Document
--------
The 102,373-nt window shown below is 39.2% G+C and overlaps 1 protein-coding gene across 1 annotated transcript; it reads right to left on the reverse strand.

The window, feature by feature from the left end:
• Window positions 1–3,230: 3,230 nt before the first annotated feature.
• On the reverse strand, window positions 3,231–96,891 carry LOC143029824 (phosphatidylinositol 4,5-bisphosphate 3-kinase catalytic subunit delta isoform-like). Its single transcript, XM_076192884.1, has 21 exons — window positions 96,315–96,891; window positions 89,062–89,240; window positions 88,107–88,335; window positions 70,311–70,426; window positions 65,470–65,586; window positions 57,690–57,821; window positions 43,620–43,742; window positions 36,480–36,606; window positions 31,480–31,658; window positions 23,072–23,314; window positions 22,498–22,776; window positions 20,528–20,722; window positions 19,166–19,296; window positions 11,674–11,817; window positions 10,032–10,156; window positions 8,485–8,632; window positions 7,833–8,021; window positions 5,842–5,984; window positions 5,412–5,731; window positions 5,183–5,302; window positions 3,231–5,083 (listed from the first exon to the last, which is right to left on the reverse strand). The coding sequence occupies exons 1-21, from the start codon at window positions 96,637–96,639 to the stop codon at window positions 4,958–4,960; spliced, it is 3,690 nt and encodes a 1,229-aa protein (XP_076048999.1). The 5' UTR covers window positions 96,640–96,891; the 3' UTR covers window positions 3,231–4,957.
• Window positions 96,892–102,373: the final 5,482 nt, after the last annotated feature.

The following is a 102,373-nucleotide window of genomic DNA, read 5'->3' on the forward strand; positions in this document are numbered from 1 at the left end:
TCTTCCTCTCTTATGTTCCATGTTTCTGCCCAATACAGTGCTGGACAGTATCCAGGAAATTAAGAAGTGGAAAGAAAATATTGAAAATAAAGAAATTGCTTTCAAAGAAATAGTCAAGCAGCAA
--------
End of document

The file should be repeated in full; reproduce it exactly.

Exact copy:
The 102,373-nt window shown below is 39.2% G+C and overlaps 1 protein-coding gene across 1 annotated transcript; it reads right to left on the reverse strand.

The window, feature by feature from the left end:
• Window positions 1–3,230: 3,230 nt before the first annotated feature.
• On the reverse strand, window positions 3,231–96,891 carry LOC143029824 (phosphatidylinositol 4,5-bisphosphate 3-kinase catalytic subunit delta isoform-like). Its single transcript, XM_076192884.1, has 21 exons — window positions 96,315–96,891; window positions 89,062–89,240; window positions 88,107–88,335; window positions 70,311–70,426; window positions 65,470–65,586; window positions 57,690–57,821; window positions 43,620–43,742; window positions 36,480–36,606; window positions 31,480–31,658; window positions 23,072–23,314; window positions 22,498–22,776; window positions 20,528–20,722; window positions 19,166–19,296; window positions 11,674–11,817; window positions 10,032–10,156; window positions 8,485–8,632; window positions 7,833–8,021; window positions 5,842–5,984; window positions 5,412–5,731; window positions 5,183–5,302; window positions 3,231–5,083 (listed from the first exon to the last, which is right to left on the reverse strand). The coding sequence occupies exons 1-21, from the start codon at window positions 96,637–96,639 to the stop codon at window positions 4,958–4,960; spliced, it is 3,690 nt and encodes a 1,229-aa protein (XP_076048999.1). The 5' UTR covers window positions 96,640–96,891; the 3' UTR covers window positions 3,231–4,957.
• Window positions 96,892–102,373: the final 5,482 nt, after the last annotated feature.

The following is a 102,373-nucleotide window of genomic DNA, read 5'->3' on the forward strand; positions in this document are numbered from 1 at the left end:
TCTTCCTCTCTTATGTTCCATGTTTCTGCCCAATACAGTGCTGGACAGTATCCAGGAAATTAAGAAGTGGAAAGAAAATATTGAAAATAAAGAAATTGCTTTCAAAGAAATAGTCAAGCAGCAA